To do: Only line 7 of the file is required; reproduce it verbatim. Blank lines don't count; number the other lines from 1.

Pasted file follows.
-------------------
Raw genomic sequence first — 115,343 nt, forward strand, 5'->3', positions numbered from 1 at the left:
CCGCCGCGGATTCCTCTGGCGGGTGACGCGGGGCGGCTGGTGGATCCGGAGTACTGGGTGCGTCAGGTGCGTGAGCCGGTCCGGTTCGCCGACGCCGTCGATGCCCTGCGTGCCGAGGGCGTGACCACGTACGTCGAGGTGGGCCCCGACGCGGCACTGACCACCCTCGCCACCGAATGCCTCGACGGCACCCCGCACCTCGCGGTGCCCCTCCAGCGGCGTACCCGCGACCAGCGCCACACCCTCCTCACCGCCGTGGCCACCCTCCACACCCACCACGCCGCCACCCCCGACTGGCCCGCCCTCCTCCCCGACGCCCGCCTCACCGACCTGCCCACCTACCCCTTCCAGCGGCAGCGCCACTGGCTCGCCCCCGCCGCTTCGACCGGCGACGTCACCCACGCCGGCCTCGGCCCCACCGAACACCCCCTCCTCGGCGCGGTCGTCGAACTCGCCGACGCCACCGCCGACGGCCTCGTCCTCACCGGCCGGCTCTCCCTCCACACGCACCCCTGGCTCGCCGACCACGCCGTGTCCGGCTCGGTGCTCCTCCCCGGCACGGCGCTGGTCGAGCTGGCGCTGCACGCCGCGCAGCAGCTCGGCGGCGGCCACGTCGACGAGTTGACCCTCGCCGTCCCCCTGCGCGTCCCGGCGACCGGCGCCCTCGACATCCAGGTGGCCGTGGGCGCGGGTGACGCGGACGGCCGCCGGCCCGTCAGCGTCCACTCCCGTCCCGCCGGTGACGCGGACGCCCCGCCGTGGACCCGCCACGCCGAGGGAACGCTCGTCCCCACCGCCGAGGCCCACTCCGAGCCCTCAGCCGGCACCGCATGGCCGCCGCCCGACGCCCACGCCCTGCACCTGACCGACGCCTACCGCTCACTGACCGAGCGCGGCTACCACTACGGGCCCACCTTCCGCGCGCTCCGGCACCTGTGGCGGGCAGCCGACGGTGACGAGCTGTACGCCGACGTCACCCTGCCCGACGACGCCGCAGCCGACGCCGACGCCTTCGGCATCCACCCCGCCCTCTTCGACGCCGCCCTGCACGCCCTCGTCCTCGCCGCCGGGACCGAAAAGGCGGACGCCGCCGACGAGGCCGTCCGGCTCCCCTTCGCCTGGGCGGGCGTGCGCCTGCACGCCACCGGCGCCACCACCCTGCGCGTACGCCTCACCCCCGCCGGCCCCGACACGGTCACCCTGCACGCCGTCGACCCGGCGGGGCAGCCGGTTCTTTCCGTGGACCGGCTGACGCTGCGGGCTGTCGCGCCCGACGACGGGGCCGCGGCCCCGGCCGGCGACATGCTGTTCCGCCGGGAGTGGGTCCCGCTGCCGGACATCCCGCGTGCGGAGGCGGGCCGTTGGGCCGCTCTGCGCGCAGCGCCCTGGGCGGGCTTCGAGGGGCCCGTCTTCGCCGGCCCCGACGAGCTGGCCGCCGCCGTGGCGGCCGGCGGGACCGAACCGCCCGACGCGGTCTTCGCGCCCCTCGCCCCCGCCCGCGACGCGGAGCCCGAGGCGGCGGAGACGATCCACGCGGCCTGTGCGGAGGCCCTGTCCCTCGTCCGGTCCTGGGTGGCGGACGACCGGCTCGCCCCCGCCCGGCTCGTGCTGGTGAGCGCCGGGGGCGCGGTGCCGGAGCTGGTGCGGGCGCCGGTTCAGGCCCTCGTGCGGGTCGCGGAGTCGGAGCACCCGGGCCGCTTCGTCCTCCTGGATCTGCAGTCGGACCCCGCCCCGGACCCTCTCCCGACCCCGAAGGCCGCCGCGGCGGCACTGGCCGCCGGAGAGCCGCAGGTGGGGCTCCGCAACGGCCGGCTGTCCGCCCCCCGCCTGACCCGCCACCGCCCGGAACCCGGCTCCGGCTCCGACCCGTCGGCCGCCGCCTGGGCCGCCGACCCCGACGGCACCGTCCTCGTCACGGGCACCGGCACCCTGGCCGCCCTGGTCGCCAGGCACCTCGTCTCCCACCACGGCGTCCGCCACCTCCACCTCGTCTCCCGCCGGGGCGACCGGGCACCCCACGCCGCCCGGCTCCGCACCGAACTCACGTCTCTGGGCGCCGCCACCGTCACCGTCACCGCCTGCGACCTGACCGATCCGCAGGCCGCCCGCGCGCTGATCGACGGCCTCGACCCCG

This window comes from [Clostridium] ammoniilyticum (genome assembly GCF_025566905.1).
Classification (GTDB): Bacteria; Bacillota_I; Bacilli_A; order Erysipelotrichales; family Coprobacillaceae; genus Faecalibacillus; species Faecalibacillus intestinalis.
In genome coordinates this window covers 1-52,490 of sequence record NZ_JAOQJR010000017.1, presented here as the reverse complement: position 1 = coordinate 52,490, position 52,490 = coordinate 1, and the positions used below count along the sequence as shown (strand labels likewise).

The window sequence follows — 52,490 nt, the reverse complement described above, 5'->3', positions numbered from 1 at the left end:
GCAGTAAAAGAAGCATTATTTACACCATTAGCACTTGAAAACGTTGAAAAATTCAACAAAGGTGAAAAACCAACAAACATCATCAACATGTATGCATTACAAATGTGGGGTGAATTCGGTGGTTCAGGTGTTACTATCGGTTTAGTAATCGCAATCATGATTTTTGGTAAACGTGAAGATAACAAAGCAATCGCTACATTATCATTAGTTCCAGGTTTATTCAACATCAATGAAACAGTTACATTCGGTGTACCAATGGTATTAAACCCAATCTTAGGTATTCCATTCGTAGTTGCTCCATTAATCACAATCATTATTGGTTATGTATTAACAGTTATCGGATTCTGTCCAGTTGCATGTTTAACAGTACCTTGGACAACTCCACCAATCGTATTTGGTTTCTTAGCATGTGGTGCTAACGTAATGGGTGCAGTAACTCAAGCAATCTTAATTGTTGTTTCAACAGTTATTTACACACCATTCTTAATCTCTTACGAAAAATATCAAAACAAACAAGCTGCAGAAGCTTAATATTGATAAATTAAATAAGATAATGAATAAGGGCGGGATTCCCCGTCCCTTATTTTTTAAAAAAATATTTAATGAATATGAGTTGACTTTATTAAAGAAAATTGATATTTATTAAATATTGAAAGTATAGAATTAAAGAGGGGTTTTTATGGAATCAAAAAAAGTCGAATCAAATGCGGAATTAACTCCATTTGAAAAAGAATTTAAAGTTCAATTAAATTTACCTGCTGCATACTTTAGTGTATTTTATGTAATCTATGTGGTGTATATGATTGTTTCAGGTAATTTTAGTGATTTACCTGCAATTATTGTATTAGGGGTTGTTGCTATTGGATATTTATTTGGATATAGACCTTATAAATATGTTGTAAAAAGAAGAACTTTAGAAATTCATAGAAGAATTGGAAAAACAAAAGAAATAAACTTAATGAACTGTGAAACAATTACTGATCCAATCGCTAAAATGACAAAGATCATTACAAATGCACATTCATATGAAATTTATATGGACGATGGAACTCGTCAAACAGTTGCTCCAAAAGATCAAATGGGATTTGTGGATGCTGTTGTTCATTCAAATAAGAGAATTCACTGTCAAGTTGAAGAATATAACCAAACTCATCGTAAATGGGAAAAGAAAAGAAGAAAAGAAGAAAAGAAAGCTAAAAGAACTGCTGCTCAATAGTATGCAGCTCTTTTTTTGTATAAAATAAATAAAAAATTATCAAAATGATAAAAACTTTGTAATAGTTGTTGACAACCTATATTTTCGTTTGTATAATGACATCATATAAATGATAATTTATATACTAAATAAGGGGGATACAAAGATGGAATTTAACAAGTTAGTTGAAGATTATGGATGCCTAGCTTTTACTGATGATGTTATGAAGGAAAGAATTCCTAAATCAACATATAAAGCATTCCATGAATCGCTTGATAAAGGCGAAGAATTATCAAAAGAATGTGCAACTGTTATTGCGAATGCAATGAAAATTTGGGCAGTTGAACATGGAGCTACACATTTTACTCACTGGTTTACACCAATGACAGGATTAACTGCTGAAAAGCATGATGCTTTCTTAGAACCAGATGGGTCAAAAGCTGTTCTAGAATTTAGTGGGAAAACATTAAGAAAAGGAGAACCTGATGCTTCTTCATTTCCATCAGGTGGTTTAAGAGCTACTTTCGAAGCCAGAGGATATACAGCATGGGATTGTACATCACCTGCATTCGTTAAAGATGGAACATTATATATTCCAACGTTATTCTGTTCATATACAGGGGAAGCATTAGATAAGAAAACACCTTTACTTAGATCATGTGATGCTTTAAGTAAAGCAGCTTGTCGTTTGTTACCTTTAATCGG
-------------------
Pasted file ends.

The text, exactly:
GCAGTAAAAGAAGCATTATTTACACCATTAGCACTTGAAAACGTTGAAAAATTCAACAAAGGTGAAAAACCAACAAACATCATCAACATGTATGCATTACAAATGTGGGGTGAATTCGGTGGTTCAGGTGTTACTATCGGTTTAGTAATCGCAATCATGATTTTTGGTAAACGTGAAGATAACAAAGCAATCGCTACATTATCATTAGTTCCAGGTTTATTCAACATCAATGAAACAGTTACATTCGGTGTACCAATGGTATTAAACCCAATCTTAGGTATTCCATTCGTAGTTGCTCCATTAATCACAATCATTATTGGTTATGTATTAACAGTTATCGGATTCTGTCCAGTTGCATGTTTAACAGTACCTTGGACAACTCCACCAATCGTATTTGGTTTCTTAGCATGTGGTGCTAACGTAATGGGTGCAGTAACTCAAGCAATCTTAATTGTTGTTTCAACAGTTATTTACACACCATTCTTAATCTCTTACGAAAAATATCAAAACAAACAAGCTGCAGAAGCTTAATATTGATAAATTAAATAAGATAATGAATAAGGGCGGGATTCCCCGTCCCTTATTTTTTAAAAAAATATTTAATGAATATGAGTTGACTTTATTAAAGAAAATTGATATTTATTAAATATTGAAAGTATAGAATTAAAGAGGGGTTTTTATGGAATCAAAAAAAGTCGAATCAAATGCGGAATTAACTCCATTTGAAAAAGAATTTAAAGTTCAATTAAATTTACCTGCTGCATACTTTAGTGTATTTTATGTAATCTATGTGGTGTATATGATTGTTTCAGGTAATTTTAGTGATTTACCTGCAATTATTGTATTAGGGGTTGTTGCTATTGGATATTTATTTGGATATAGACCTTATAAATATGTTGTAAAAAGAAGAACTTTAGAAATTCATAGAAGAATTGGAAAAACAAAAGAAATAAACTTAATGAACTGTGAAACAATTACTGATCCAATCGCTAAAATGACAAAGATCATTACAAATGCACATTCATATGAAATTTATATGGACGATGGAACTCGTCAAACAGTTGCTCCAAAAGATCAAATGGGATTTGTGGATGCTGTTGTTCATTCAAATAAGAGAATTCACTGTCAAGTTGAAGAATATAACCAAACTCATCGTAAATGGGAAAAGAAAAGAAGAAAAGAAGAAAAGAAAGCTAAAAGAACTGCTGCTCAATAGTATGCAGCTCTTTTTTTGTATAAAATAAATAAAAAATTATCAAAATGATAAAAACTTTGTAATAGTTGTTGACAACCTATATTTTCGTTTGTATAATGACATCATATAAATGATAATTTATATACTAAATAAGGGGGATACAAAGATGGAATTTAACAAGTTAGTTGAAGATTATGGATGCCTAGCTTTTACTGATGATGTTATGAAGGAAAGAATTCCTAAATCAACATATAAAGCATTCCATGAATCGCTTGATAAAGGCGAAGAATTATCAAAAGAATGTGCAACTGTTATTGCGAATGCAATGAAAATTTGGGCAGTTGAACATGGAGCTACACATTTTACTCACTGGTTTACACCAATGACAGGATTAACTGCTGAAAAGCATGATGCTTTCTTAGAACCAGATGGGTCAAAAGCTGTTCTAGAATTTAGTGGGAAAACATTAAGAAAAGGAGAACCTGATGCTTCTTCATTTCCATCAGGTGGTTTAAGAGCTACTTTCGAAGCCAGAGGATATACAGCATGGGATTGTACATCACCTGCATTCGTTAAAGATGGAACATTATATATTCCAACGTTATTCTGTTCATATACAGGGGAAGCATTAGATAAGAAAACACCTTTACTTAGATCATGTGATGCTTTAAGTAAAGCAGCTTGTCGTTTGTTACCTTTAATCGG